Date of Award


Document Type


Degree Name

Medical Doctor (MD)



First Advisor

Robert A. Rosenheck


Introduction: In the United States, Asian American/Pacific Islander (AAPI) people, and in particular AAPI immigrants, utilize mental health services at consistently lower rates than other ethnic populations, even when adjusting for perceived need or actual diagnoses. Methods: This study used data from the restricted version of the National Epidemiologic Survey on Alcohol and Related Conditions Wave III (NESARC-III) to compare Immigrant AAPIs, U.S. born AAPIs and U.S. born non-Hispanic Whites on mental health service utilization rates as well as examine differences in sociodemographic, behavioral, and psychiatric/substance use disorder (SUD) diagnostic characteristics that may account for these differences. Effect sizes were used to evaluate bivariate between-group differences, and multivariable logistic regression analysis was used to identify factors that independently differentiated each pair of groups’ comparison. Multivariable logistic regression analysis was then used to examine the effects of variables differentiating the three groups on differences in psychiatric, SUD, and overall mental health service use. In a separate analysis, Immigrant AAPIs were separated into two groups based on lifetime mental health service use, and bivariate analyses compared the two groups along the same characteristics as the first analysis, in addition to measures specific to immigrants, such as how long they had lived in the US and language preferences. A final multivariable logistic regression was used to identify factors independently associated with lifetime mental health service use in Immigrant AAPIs. Results: This analysis supports the “healthy migrant hypothesis” for AAPIs, because Immigrant AAPIs were found to have fewer adverse childhood experiences, lower rates of violence and incarceration, and lower burdens of psychiatric illness and SUDs to some degree than U.S. born AAPIs and to a large degree from non-Hispanic Whites. Adjusting for these factors, Immigrant AAPIs were still the least likely to use mental health services; U.S. born AAPIs were less likely than U.S. Whites to use psychiatric services, but were not less likely to use SUD services. This study found notable trends towards, but no significant effects of, recent immigration (fewer than 8 years lived in the U.S.) or limited English proficiency to be associated with limited mental health service use among Immigrant AAPIs (p=.06 aand p=.11, respectively). Conclusions: Both immigrant and, to some degree, native born AAPIs were less likely than non-Hispanic Whites to use mental health service even after adjusting for a wide variety of possible explanatory factors. Future research should focus on unmeasured cultural factors that may facilitate understanding of these differences.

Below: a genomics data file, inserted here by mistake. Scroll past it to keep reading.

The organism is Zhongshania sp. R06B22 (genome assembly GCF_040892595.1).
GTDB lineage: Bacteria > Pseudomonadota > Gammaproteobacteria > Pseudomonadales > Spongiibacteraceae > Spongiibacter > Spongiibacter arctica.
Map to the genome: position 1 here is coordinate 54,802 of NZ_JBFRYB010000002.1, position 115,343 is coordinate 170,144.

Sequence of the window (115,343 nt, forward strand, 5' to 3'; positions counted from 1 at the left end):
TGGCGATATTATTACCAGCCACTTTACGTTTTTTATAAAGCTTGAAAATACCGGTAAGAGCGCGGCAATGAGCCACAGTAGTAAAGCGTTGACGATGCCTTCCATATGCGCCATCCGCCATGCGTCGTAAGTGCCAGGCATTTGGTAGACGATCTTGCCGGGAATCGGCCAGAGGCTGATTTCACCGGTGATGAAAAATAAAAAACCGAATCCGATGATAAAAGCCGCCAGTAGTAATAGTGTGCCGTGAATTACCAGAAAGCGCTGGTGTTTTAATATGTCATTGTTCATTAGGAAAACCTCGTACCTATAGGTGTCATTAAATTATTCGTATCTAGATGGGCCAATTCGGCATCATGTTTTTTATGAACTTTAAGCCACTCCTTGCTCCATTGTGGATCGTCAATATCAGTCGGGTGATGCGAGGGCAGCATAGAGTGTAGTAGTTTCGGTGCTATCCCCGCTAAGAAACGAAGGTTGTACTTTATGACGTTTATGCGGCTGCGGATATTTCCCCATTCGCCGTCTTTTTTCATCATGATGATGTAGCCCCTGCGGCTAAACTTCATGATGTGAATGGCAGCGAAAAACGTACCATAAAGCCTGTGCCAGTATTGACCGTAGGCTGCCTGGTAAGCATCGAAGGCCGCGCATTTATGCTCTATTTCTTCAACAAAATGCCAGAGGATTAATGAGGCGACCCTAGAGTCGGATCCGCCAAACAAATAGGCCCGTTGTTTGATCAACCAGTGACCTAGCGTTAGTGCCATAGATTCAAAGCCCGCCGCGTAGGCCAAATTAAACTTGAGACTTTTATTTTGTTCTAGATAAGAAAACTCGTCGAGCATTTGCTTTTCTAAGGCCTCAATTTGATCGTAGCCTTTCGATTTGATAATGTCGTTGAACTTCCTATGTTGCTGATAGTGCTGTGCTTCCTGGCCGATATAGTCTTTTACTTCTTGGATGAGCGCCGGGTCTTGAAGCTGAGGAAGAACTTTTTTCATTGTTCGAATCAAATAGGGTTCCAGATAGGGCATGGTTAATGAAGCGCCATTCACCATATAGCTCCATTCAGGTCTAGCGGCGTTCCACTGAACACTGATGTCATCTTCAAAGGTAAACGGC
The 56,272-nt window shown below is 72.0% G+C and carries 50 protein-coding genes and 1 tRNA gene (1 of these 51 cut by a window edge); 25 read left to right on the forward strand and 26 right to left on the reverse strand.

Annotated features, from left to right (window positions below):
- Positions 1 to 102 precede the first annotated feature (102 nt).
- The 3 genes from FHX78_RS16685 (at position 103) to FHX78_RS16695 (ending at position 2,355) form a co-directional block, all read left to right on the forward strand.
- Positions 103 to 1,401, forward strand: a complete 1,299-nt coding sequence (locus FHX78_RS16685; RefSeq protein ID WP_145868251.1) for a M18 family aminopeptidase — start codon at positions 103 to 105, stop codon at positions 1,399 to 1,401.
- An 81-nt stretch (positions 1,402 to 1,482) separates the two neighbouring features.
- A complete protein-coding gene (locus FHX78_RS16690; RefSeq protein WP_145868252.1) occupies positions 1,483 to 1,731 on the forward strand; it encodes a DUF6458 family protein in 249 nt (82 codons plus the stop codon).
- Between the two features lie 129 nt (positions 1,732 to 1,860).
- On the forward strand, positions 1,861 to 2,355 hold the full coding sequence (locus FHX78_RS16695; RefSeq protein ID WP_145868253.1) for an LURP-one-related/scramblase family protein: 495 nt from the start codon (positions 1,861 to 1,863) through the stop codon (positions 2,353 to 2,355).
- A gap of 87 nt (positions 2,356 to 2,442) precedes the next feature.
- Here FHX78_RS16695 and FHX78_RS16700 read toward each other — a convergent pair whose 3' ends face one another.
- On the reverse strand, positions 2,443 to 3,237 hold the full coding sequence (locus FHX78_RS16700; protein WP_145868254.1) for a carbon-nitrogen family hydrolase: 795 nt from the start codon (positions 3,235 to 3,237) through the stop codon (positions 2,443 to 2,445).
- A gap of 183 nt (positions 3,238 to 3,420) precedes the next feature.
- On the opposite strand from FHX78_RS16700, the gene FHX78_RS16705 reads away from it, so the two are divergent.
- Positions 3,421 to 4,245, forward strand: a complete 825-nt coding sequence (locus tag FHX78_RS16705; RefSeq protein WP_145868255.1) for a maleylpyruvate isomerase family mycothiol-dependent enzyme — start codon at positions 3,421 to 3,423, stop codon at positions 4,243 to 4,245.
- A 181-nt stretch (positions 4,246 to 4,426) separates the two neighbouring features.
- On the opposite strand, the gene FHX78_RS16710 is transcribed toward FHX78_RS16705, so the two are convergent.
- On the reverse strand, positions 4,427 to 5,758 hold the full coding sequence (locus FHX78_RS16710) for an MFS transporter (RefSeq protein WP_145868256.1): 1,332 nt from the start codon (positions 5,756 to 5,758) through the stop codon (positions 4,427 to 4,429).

This thesis is restricted to Yale network users only. It will be made publicly available on 06/30/2024